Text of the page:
Anderson, Jon Lee. Che Guevara: A Revolutionary Life. New York: Grove, 1997.
Chapman, IJI&C 10.3, finds much to like in this biography, even though the author's portrayal of the Cuban revolution "is so exclusively from Cuban and pro-Cuban sources." The reviewer was involved with Castro's revolutionaries before they gained power, but it took reading Anderson's book to realize finally "what a mean bastard" Che really was.
The reviewer disagrees with Anderson on a number of points. Among the disagreements is the author's depiction of Che's mother as little more than "a Latina hausfrau"; Chapman recalls her membership in the Argentine Communist Party and speculates that it was from her that Che received his communist indoctrination. Nor does Anderson seem aware that Che's brother, Roberto, was a "bigtime spook" in the Cuban intelligence service (DGI).
Chapman's story of Che's final hours also differs from Anderson's. Chapman cites as his source a Cuban who had accompanied Felix Rodriguez to Bolivia and who spoke to Che immediately prior to his execution by his Bolivian captors. Another point of disagreement is Anderson's claim that the CIA covertly funded Castro in Santiago. Chapman labels that claim "nonsense," stating "That's me in Santiago who would've done it, and I didn't do it."
Associated Press. "Cuba Says U.S. Contractor Is Spy." 6 Jan. 2010. [http://online.wsj.com]
Cuban National Assembly President Ricardo Alarcon has "said that an American government contractor [Alan P. Gross] detained in Cuba" since he was arrested on 4 December 2009 "was 'working for American intelligence.'"
Mary Beth Sheridan and William Booth, "Detainee Was Helping Cuban Jewish Groups Involved in U.S. Democracy Project," Washington Post, 13 Jan. 2010, A12, reports that according to former colleagues and other sources, Gross "was working on a U.S. government project to help the island's Jewish community access the Internet." Gross is employed by Bethesda-based Development Alternatives Inc., a contractor for the U.S. Agency for International Development.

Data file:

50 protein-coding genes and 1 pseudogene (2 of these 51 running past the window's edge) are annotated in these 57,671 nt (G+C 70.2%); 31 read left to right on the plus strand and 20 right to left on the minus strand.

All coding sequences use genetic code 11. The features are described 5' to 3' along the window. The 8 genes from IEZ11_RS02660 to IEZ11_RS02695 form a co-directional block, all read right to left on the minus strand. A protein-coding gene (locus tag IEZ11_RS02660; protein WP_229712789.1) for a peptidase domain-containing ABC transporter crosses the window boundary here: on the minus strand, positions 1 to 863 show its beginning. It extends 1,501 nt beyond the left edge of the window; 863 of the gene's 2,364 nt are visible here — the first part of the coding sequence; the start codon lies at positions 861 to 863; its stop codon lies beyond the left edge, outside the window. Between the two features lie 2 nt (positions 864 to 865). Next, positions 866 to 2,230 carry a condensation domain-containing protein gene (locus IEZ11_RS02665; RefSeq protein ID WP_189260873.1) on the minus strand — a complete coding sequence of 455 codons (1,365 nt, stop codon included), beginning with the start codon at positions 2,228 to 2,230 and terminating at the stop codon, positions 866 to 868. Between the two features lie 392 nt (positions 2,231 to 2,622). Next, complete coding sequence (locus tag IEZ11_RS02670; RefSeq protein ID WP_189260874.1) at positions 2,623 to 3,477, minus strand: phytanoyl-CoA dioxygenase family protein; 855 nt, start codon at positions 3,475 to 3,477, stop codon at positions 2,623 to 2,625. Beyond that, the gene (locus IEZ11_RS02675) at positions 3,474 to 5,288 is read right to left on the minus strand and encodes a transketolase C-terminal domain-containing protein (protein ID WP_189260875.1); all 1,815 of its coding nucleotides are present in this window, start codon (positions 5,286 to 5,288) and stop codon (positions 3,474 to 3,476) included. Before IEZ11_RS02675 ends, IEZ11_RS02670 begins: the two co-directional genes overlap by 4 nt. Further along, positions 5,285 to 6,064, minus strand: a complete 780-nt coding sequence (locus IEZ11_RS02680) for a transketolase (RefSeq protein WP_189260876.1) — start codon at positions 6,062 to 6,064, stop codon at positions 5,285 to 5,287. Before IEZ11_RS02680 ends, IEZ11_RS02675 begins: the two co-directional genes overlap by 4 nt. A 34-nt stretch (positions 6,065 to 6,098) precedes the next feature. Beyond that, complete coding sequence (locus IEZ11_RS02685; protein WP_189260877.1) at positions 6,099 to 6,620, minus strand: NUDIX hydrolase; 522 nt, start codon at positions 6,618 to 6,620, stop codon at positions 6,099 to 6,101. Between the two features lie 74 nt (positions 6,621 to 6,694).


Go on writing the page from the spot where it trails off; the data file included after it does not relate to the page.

Ayers, Bradley E. The War That Never Was: An Insider's Account of CIA Covert Operations against Cuba. Indianapolis, IN: Bobbs-Merrill, 1976.
Petersen: "Army officer assigned to the CIA to train guerrillas."
Bender, Bryan. "DIA Expresses Concern over Cuban Intelligence Activity." Jane's Defence Weekly, 13 May 1998, 7.
Benjamin, Jules R. The United States and the Origins of the Cuban Revolution: An Empire of Liberty in an Age of National Revolution. Princeton, NJ: Princeton University Press, 1990.
Bohning, Don. The Castro Obsession: U.S. Covert Operations against Cuba, 1959-1965. Washington, DC: Potomac, 2005. 2006. [pb]
According to DKR, AFIO WIN 48-05 (12 Dec. 2005), this book by the Miami Herald's Latin America editor "provides new insights into the covert war against Cuba.... [T]he Bay of Pigs ... failure did not end attempts to change the Havana regime." Efforts included "economic and political destabilization, propaganda, sabotage and assassination plots." The author "considers that the result was to increase Castros international celebrity, provide an excuse for more repression in Cuba and contribute to the Soviet decision to introduce nuclear missiles into the island with the resulting ... crisis."
Latell, Studies 49.4 (2005), calls this work "an excellent and much needed illumination ... of all the strange and counterproductive American covert schemes that Castro has survived." The author "is balanced and nuanced," and "does a good job of showing how skeptical and reluctant most senior operations officers involved in MONGOOSE in fact were as they obediently carried out the administration's designs."